The group launched its week-long mock dragnet on Tuesday to expose what it says is the university's "pattern of admitting and hiring individuals with a credible and public record of war crimes and human rights abuses".
In addition to the posters, members are employing missing person milk cartons, helium balloons, and the internet to make their case.
The posters say Halutz ordered the indiscriminate bombing of Lebanon last summer, killing more than 1,000 civilians. Halutz resigned from his post in January 2007 after admitting failures in the war against Hezbollah.
The posters read: "The jets he commanded bombed houses and hospitals, ambulances and airports, refineries and roads. The atrocities committed under his command were condemned worldwide as war crimes. Now he's hiding out and padding his resume in an executive education programme at Harvard Business School."
It then asks people to contact the International Criminal Court if they spot him.
Human rights organisations have also accused Halutz of war crimes for the one-tonne bomb he ordered dropped in a heavily populated civilian area in Gaza in 2002.
A Jewish student group on campus says the posters' are "accusatory and inflammatory" and condemned the campaign as "hateful propaganda" that "has no place on HBS campus".
The group is now in talks with the school's administration about how to prevent similar campaigns in the future.
But organisers say they hope to generate awareness. Maryam Gharavi, one organiser, told Al Jazeera.net: "Up to now, the media has only partially covered this distressing trend.
"Since the founding members of the campaign are all Harvard students, we think it is imperative that our university not extend itself to training, funding, and lending public legitimacy to known war criminals after they have committed their abuses."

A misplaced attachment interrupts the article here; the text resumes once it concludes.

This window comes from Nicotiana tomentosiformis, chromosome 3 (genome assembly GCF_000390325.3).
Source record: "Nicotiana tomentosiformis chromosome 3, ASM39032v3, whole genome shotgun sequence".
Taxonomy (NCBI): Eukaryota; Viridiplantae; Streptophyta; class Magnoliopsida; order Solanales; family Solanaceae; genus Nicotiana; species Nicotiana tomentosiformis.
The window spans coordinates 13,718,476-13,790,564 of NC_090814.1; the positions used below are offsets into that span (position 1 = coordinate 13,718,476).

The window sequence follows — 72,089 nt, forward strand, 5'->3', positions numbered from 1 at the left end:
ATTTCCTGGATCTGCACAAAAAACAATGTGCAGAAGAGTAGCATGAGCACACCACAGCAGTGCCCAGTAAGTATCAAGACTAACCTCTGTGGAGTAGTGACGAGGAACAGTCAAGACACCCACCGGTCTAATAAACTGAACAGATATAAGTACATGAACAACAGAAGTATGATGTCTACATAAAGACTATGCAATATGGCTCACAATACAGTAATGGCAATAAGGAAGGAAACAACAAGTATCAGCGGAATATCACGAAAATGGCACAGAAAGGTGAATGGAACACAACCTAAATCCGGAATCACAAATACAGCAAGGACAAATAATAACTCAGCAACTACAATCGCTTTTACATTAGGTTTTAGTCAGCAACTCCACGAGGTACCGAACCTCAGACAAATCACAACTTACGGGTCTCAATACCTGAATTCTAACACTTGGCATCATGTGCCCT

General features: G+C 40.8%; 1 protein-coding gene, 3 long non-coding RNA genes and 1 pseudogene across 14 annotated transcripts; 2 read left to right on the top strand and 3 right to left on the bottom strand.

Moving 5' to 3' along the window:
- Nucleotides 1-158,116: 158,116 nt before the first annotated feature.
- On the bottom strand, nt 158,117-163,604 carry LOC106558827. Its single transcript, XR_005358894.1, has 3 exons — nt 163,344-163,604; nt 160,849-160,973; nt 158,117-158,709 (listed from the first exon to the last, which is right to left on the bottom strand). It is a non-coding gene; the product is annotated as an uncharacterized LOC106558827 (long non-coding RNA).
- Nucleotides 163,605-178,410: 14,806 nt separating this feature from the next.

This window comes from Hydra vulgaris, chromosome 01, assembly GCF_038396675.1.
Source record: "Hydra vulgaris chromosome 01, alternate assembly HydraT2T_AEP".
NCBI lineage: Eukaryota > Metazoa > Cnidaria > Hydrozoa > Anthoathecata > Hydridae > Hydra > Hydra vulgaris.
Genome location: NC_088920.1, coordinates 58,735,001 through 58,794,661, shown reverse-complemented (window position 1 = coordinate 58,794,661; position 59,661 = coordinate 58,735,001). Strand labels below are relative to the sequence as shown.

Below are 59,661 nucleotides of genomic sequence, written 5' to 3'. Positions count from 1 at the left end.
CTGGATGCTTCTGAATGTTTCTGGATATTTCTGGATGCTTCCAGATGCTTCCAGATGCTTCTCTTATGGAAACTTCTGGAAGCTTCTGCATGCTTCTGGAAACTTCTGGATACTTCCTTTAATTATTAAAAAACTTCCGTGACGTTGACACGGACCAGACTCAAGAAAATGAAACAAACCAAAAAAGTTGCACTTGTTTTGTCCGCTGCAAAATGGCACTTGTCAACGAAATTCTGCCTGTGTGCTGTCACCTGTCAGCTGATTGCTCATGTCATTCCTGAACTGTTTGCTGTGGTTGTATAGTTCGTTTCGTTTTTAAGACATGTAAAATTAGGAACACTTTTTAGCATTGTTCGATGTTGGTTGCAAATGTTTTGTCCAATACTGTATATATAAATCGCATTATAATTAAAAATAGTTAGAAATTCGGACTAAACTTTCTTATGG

Gharavi said the idea came once her group saw a pattern of admitting high-ranking army officers with command responsibility into Harvard-affiliated programmes.
"We searched for as many war criminals and/or human rights abusers that fit our profile, using recognised international law and credible media reports, without regard for nationality. We drafted dossiers for those for whom we did find a match," Gharavi said.
The group's site profiles Hector Gramajo, the former Guatemalan defence minister, who was a Mason Fellow at Harvard's Kennedy School of Government in 1991, although the group says it has found that most of those who fit their criteria are from Israel.
Gharavi said: "We simply want the university to ensure that it does not admit or hire any individuals with credible records of responsibility for war crimes or serious human rights abuses. We believe a fair screening procedure should be in place for these exclusive programmes."
The Business School declined to comment to Al Jazeera.net, but in a statement issued by its director of media relations it said that the course, aimed at senior executives, attracted leaders from global business and the military.
The statement said: "All participants are sponsored at the most senior levels of their ogranisations. HBS relies on the information provided by and the judgment of these sponsoring organisations in accepting participants to its executive education programmes."